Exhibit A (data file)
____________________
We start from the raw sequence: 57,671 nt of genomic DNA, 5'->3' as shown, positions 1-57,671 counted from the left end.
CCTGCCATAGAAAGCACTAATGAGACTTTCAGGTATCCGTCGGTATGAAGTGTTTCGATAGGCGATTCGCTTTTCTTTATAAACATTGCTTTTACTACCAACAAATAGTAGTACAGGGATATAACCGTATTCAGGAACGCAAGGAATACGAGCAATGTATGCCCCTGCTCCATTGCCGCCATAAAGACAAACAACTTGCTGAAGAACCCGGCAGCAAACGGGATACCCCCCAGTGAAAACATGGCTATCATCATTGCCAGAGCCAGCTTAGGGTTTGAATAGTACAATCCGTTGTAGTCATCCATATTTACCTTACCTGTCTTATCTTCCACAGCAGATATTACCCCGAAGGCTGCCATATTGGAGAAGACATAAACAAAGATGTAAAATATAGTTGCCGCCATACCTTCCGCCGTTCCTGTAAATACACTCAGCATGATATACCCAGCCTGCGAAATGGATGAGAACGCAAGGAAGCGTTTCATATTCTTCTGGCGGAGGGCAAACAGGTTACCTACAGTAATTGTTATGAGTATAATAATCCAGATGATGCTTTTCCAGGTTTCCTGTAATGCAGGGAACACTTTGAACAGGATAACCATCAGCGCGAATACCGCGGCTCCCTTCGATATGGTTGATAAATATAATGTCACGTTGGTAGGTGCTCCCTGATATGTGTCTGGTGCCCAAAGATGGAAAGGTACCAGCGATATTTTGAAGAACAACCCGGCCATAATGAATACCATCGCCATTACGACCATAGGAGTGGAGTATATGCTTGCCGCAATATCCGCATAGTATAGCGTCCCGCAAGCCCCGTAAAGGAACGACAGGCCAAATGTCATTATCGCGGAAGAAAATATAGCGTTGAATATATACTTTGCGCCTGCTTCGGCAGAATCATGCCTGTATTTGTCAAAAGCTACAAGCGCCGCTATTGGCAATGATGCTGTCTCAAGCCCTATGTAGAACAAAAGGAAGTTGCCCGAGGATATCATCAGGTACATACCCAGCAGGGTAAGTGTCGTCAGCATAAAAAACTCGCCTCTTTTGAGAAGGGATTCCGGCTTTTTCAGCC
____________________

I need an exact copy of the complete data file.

We start from the raw sequence: 57,671 nt of genomic DNA, 5'->3' as shown, positions 1-57,671 counted from the left end.
CCTGCCATAGAAAGCACTAATGAGACTTTCAGGTATCCGTCGGTATGAAGTGTTTCGATAGGCGATTCGCTTTTCTTTATAAACATTGCTTTTACTACCAACAAATAGTAGTACAGGGATATAACCGTATTCAGGAACGCAAGGAATACGAGCAATGTATGCCCCTGCTCCATTGCCGCCATAAAGACAAACAACTTGCTGAAGAACCCGGCAGCAAACGGGATACCCCCCAGTGAAAACATGGCTATCATCATTGCCAGAGCCAGCTTAGGGTTTGAATAGTACAATCCGTTGTAGTCATCCATATTTACCTTACCTGTCTTATCTTCCACAGCAGATATTACCCCGAAGGCTGCCATATTGGAGAAGACATAAACAAAGATGTAAAATATAGTTGCCGCCATACCTTCCGCCGTTCCTGTAAATACACTCAGCATGATATACCCAGCCTGCGAAATGGATGAGAACGCAAGGAAGCGTTTCATATTCTTCTGGCGGAGGGCAAACAGGTTACCTACAGTAATTGTTATGAGTATAATAATCCAGATGATGCTTTTCCAGGTTTCCTGTAATGCAGGGAACACTTTGAACAGGATAACCATCAGCGCGAATACCGCGGCTCCCTTCGATATGGTTGATAAATATAATGTCACGTTGGTAGGTGCTCCCTGATATGTGTCTGGTGCCCAAAGATGGAAAGGTACCAGCGATATTTTGAAGAACAACCCGGCCATAATGAATACCATCGCCATTACGACCATAGGAGTGGAGTATATGCTTGCCGCAATATCCGCATAGTATAGCGTCCCGCAAGCCCCGTAAAGGAACGACAGGCCAAATGTCATTATCGCGGAAGAAAATATAGCGTTGAATATATACTTTGCGCCTGCTTCGGCAGAATCATGCCTGTATTTGTCAAAAGCTACAAGCGCCGCTATTGGCAATGATGCTGTCTCAAGCCCTATGTAGAACAAAAGGAAGTTGCCCGAGGATATCATCAGGTACATACCCAGCAGGGTAAGTGTCGTCAGCATAAAAAACTCGCCTCTTTTGAGAAGGGATTCCGGCTTTTTCAGCC